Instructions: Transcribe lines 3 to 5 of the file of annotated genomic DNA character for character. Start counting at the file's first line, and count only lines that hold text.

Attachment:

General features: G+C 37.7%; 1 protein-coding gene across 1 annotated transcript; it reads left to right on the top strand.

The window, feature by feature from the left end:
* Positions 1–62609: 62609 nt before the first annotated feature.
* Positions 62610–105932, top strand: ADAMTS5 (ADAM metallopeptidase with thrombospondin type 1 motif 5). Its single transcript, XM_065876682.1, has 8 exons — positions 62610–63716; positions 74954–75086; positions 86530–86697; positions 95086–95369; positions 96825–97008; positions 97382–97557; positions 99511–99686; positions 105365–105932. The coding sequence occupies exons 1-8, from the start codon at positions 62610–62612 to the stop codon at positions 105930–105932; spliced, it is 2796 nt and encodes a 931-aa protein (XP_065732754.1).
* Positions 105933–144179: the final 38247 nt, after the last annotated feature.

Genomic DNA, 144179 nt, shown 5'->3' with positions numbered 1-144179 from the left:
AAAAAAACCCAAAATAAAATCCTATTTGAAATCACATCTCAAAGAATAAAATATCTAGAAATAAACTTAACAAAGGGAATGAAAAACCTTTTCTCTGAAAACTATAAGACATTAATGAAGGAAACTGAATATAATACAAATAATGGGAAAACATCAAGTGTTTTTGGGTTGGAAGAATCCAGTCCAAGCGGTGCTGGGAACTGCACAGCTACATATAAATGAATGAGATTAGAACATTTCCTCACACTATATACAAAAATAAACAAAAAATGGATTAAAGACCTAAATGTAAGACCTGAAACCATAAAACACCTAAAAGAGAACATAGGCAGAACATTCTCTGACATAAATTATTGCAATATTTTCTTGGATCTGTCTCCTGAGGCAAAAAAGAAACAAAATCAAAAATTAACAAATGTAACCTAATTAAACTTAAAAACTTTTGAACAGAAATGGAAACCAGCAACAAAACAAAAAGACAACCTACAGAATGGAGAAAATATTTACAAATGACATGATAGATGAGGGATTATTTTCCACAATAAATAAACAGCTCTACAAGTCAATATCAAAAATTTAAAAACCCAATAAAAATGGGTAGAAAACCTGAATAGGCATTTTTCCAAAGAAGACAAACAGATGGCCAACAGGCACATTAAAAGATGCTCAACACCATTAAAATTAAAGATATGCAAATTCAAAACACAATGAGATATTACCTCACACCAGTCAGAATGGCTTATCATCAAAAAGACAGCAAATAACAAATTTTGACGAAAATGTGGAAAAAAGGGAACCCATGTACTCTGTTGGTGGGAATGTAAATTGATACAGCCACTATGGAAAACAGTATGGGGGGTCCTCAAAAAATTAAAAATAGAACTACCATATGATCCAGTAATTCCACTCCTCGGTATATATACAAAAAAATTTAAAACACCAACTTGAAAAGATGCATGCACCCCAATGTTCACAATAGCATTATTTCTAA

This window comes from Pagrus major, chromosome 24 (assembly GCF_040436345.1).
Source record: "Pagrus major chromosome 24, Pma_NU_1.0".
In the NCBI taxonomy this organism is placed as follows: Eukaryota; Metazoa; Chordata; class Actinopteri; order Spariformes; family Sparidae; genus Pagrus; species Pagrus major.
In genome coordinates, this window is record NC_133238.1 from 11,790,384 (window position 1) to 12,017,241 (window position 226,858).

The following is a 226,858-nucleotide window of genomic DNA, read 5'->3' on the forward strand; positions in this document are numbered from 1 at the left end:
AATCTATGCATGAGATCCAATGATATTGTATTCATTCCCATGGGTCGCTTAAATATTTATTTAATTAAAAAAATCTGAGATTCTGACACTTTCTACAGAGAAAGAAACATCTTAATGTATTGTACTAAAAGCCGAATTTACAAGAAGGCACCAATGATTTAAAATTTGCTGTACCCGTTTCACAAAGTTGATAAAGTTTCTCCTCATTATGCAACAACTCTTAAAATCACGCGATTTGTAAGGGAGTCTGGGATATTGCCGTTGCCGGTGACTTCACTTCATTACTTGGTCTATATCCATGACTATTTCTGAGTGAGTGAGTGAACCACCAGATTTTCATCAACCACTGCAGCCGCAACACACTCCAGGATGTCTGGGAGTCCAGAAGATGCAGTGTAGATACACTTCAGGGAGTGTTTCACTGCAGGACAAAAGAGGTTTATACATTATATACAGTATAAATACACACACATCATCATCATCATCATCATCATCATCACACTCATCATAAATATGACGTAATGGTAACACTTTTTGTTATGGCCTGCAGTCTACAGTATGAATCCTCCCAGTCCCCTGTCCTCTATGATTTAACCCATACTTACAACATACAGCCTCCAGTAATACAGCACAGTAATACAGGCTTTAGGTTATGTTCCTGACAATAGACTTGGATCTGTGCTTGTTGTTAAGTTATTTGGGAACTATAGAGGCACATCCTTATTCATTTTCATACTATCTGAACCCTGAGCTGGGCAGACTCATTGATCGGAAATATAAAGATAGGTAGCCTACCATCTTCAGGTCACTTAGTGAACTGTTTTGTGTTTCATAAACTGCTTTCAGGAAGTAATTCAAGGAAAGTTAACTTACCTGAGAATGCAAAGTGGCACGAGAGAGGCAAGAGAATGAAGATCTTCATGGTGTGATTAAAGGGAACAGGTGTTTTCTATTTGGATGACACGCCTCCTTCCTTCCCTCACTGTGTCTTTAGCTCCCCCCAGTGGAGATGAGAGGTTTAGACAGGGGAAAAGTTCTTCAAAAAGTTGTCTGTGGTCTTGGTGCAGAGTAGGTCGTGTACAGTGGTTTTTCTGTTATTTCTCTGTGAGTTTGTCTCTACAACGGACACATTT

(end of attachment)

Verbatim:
* Positions 1–62609: 62609 nt before the first annotated feature.
* Positions 62610–105932, top strand: ADAMTS5 (ADAM metallopeptidase with thrombospondin type 1 motif 5). Its single transcript, XM_065876682.1, has 8 exons — positions 62610–63716; positions 74954–75086; positions 86530–86697; positions 95086–95369; positions 96825–97008; positions 97382–97557; positions 99511–99686; positions 105365–105932. The coding sequence occupies exons 1-8, from the start codon at positions 62610–62612 to the stop codon at positions 105930–105932; spliced, it is 2796 nt and encodes a 931-aa protein (XP_065732754.1).
* Positions 105933–144179: the final 38247 nt, after the last annotated feature.